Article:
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A necessary prelude, especially for members of Congress who apparently don’t bother to read or pay attention to, you know, our actual past:

United States Constitution

Article VI

…but no religious test shall ever be required as a qualification to any office or public trust under the United States.

The Pledge of Allegiance

Why we’re not one nation “under God.”

By David Greenberg

Updated Friday, June 28, 2002, at 4:39 PM ET

…the original Pledge of Allegiance – meant as an expression of patriotism, not religious faith – also made no mention of God. The pledge was written in 1892 by the socialist Francis Bellamy, a cousin of the famous radical writer Edward Bellamy. He devised it for the popular magazine Youth’s Companion on the occasion of the nation’s first celebration of Columbus Day. Its wording omitted reference not only to God but also, interestingly, to the United States:

“I pledge allegiance to my flag and the republic for which it stands, one nation indivisible, with liberty and justice for all.”

Today, via People for the American Way:

Akin: “At The Heart Of Liberalism Really Is A Hatred For God”

Submitted by Brian on June 24, 2011 – 11:14am

Missouri congressman and Republican Senate candidate Todd Akin joined Family Research Council president Tony Perkins to discuss their shared outrage at NBC for omitting the phrase “under God” from a clip of the Pledge of Allegiance in its coverage of the US Open this week…

….Representative Todd Akin (r): This was something that was done systematically, it was done intentionally, and is tremendously corrosive, uh, in terms of all of the values and everything that’s made America such a unique and special nation.

Tony Perkins: Why would NBC do this?

Rep. Akin: Well, I think NBC has a long record of being very liberal and at the heart of liberalism it really is a hatred for God and a belief that government should replace God. And, um, so they’ve had a long history of, uh, not being at all, uh, favorable toward, uh, many of things that have been such a blessing to our country.

Rep. Akin: This is a systematic effort to try to separate, uh, our faith and God, which is a source of our belief in individual liberties, uh, from our country. And when you do that you tear the heart out of our country….

Oh, brother:

Those who ignore history are, well….stupid (October 27, 2007)

WEST VIRGINIA STATE BOARD OF EDUCATION ET AL. v. BARNETTE ET AL., 319 U.S. 624

Justice Jackson wrote:

…The Board of Education on January 9, 1942, adopted a resolution containing recitals taken largely from the Court’s Gobitis opinion and ordering that the salute to the flag become ‘a regular part of the program of activities in the public schools,’ that all teachers and pupils ‘shall be required to participate in the salute honoring the Nation represented by the Flag; provided, however, that refusal to salute the Flag be regarded as an Act of insubordination, and shall be dealt with accordingly.’ 2 [319 U.S. 624, 627] The resolution originally required the ‘commonly accepted salute to the Flag’ which it defined. Objections to the salute as ‘being too much like Hitler’s’ were raised by the Parent and Teachers Association, the Boy and Girl [319 U.S. 624, 628]  Scouts, the Red Cross, and the Federation of Women’s Clubs. Some modification appears to have been made in deference to these objections, but no concession was made to Jehovah’s Witnesses. What is now required is the ‘stiff-arm’ salute, the saluter to keep the right hand raised with palm turned up while the following is repeated: ‘I pledge allegiance to the Flag of the United States of [319 U.S. 624, 629] America and to the Republic for which it stands; one Nation, indivisible, with liberty and justice for all.’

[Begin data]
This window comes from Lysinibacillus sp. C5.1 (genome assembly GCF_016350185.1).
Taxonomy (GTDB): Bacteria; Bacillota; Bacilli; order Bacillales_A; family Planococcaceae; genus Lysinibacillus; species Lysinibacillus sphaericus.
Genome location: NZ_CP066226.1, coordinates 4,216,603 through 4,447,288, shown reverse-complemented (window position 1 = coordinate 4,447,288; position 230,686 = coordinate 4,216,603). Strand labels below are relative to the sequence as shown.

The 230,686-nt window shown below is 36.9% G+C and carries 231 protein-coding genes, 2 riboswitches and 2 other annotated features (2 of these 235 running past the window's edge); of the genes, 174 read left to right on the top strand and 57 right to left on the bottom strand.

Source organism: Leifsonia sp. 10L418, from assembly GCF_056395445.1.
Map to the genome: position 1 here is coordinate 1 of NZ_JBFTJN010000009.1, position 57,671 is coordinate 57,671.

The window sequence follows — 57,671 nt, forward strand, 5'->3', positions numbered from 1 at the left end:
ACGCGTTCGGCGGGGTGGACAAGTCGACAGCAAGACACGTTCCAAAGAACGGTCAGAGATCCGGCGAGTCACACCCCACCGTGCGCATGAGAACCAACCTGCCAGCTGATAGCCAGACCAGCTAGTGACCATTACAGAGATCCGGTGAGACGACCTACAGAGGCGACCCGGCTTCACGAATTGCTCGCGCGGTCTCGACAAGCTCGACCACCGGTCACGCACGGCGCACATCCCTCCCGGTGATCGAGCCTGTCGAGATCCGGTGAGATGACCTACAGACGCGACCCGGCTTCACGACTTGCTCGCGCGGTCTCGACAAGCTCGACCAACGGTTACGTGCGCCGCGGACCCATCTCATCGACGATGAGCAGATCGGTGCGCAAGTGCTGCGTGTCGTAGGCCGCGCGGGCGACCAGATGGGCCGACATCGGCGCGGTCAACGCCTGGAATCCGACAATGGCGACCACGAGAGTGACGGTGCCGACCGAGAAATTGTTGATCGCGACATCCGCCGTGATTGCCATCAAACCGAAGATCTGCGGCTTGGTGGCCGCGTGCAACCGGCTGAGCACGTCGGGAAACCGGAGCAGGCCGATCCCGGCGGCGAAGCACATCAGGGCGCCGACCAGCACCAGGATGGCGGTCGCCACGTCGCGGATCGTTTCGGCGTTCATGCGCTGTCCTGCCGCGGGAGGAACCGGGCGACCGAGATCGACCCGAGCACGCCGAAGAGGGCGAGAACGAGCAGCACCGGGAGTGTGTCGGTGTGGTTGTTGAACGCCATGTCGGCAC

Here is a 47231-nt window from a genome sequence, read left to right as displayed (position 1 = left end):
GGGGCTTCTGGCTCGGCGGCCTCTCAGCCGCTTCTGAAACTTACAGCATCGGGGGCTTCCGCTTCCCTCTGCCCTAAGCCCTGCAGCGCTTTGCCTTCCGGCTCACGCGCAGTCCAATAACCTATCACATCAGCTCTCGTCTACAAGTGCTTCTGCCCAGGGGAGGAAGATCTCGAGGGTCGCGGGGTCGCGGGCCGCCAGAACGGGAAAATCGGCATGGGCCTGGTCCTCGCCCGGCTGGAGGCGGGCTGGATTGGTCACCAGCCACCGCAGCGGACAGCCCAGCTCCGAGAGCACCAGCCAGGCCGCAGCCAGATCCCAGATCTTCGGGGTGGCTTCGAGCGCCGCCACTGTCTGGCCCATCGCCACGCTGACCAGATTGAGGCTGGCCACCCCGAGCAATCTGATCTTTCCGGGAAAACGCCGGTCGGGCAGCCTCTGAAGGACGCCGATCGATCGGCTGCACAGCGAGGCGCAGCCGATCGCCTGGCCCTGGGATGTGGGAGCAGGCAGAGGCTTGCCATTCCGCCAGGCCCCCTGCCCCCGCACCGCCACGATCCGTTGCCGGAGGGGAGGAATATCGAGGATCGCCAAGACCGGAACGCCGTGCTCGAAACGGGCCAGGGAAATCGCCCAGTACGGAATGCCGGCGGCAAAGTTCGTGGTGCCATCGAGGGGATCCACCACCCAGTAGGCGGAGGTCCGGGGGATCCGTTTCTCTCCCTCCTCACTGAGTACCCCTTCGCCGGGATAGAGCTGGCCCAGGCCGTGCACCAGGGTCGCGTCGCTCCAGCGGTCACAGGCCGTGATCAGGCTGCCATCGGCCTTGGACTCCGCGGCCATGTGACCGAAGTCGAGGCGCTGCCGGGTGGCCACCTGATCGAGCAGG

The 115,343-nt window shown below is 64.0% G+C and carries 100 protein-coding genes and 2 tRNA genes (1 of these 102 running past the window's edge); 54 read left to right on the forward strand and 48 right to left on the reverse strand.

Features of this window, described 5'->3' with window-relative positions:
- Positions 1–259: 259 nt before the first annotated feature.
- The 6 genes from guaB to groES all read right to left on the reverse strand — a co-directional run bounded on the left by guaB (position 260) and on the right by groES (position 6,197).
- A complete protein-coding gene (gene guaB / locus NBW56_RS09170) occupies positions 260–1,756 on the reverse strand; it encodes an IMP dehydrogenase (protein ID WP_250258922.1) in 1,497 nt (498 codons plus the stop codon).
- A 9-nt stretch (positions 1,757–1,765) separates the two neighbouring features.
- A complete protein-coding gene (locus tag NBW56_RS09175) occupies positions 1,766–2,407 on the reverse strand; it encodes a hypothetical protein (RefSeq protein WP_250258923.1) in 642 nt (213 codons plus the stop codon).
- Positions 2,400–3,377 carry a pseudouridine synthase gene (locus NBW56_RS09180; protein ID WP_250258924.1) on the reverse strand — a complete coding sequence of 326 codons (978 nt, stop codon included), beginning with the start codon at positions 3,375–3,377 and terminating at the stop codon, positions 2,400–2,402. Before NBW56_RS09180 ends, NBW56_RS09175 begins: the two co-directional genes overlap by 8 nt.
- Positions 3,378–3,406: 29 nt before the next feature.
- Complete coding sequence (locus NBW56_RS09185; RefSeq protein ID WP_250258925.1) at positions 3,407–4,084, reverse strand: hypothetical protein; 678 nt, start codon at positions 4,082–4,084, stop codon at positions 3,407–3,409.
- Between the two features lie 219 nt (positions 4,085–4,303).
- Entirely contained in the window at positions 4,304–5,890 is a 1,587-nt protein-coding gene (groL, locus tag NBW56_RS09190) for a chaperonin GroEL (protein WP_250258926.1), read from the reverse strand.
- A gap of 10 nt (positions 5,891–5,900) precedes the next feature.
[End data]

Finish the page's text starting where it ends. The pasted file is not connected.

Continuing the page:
The approved gesture was alarmingly similar to fascist salutes. In 1943. Note the “approved” text of the pledge.

…Symbols of State often convey political ideas just as religious symbols come to convey theological ones. Associated with many of these symbols are appropriate gestures of acceptance or respect: a salute, a bowed or bared head, a bended knee. A person gets from a [319 U.S. 624, 633] symbol the meaning he puts into it, and what is one man’s comfort and inspiration is another’s jest and scorn….